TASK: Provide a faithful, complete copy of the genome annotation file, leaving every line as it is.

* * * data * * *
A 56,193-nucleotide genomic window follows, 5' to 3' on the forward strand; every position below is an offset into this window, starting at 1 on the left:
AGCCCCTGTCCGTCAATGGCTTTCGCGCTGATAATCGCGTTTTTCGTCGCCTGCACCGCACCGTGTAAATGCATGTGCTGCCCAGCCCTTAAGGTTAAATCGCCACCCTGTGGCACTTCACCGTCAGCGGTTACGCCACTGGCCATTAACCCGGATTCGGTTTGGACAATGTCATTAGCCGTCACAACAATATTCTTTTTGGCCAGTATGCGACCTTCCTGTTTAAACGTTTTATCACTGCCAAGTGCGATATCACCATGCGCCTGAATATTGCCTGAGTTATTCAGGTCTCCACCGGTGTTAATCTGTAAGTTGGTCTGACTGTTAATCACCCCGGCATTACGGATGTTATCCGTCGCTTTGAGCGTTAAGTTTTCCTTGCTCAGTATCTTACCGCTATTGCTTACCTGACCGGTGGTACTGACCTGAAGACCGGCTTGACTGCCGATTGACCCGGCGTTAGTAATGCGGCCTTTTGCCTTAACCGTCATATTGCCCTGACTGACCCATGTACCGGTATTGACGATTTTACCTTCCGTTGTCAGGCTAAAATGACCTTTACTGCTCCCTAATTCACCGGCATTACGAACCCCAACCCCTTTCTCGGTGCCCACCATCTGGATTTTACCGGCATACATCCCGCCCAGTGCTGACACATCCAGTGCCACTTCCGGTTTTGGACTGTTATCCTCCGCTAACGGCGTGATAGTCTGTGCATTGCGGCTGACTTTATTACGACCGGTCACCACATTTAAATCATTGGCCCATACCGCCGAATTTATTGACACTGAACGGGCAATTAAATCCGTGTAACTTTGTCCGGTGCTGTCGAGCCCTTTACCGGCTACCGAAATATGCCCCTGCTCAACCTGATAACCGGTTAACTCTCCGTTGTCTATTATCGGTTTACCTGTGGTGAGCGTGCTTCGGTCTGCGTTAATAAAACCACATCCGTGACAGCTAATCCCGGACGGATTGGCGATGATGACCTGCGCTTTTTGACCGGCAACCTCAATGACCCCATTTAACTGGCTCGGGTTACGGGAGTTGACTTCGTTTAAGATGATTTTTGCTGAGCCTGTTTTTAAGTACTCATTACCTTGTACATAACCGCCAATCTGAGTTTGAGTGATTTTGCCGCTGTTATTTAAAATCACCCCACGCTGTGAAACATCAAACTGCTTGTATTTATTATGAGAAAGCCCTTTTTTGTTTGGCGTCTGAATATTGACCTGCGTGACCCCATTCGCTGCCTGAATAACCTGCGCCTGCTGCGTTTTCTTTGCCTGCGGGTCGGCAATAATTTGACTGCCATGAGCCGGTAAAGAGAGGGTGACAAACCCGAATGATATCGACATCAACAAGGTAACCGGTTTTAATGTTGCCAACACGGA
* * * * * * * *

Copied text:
A 56,193-nucleotide genomic window follows, 5' to 3' on the forward strand; every position below is an offset into this window, starting at 1 on the left:
AGCCCCTGTCCGTCAATGGCTTTCGCGCTGATAATCGCGTTTTTCGTCGCCTGCACCGCACCGTGTAAATGCATGTGCTGCCCAGCCCTTAAGGTTAAATCGCCACCCTGTGGCACTTCACCGTCAGCGGTTACGCCACTGGCCATTAACCCGGATTCGGTTTGGACAATGTCATTAGCCGTCACAACAATATTCTTTTTGGCCAGTATGCGACCTTCCTGTTTAAACGTTTTATCACTGCCAAGTGCGATATCACCATGCGCCTGAATATTGCCTGAGTTATTCAGGTCTCCACCGGTGTTAATCTGTAAGTTGGTCTGACTGTTAATCACCCCGGCATTACGGATGTTATCCGTCGCTTTGAGCGTTAAGTTTTCCTTGCTCAGTATCTTACCGCTATTGCTTACCTGACCGGTGGTACTGACCTGAAGACCGGCTTGACTGCCGATTGACCCGGCGTTAGTAATGCGGCCTTTTGCCTTAACCGTCATATTGCCCTGACTGACCCATGTACCGGTATTGACGATTTTACCTTCCGTTGTCAGGCTAAAATGACCTTTACTGCTCCCTAATTCACCGGCATTACGAACCCCAACCCCTTTCTCGGTGCCCACCATCTGGATTTTACCGGCATACATCCCGCCCAGTGCTGACACATCCAGTGCCACTTCCGGTTTTGGACTGTTATCCTCCGCTAACGGCGTGATAGTCTGTGCATTGCGGCTGACTTTATTACGACCGGTCACCACATTTAAATCATTGGCCCATACCGCCGAATTTATTGACACTGAACGGGCAATTAAATCCGTGTAACTTTGTCCGGTGCTGTCGAGCCCTTTACCGGCTACCGAAATATGCCCCTGCTCAACCTGATAACCGGTTAACTCTCCGTTGTCTATTATCGGTTTACCTGTGGTGAGCGTGCTTCGGTCTGCGTTAATAAAACCACATCCGTGACAGCTAATCCCGGACGGATTGGCGATGATGACCTGCGCTTTTTGACCGGCAACCTCAATGACCCCATTTAACTGGCTCGGGTTACGGGAGTTGACTTCGTTTAAGATGATTTTTGCTGAGCCTGTTTTTAAGTACTCATTACCTTGTACATAACCGCCAATCTGAGTTTGAGTGATTTTGCCGCTGTTATTTAAAATCACCCCACGCTGTGAAACATCAAACTGCTTGTATTTATTATGAGAAAGCCCTTTTTTGTTTGGCGTCTGAATATTGACCTGCGTGACCCCATTCGCTGCCTGAATAACCTGCGCCTGCTGCGTTTTCTTTGCCTGCGGGTCGGCAATAATTTGACTGCCATGAGCCGGTAAAGAGAGGGTGACAAACCCGAATGATATCGACATCAACAAGGTAACCGGTTTTAATGTTGCCAACACGGA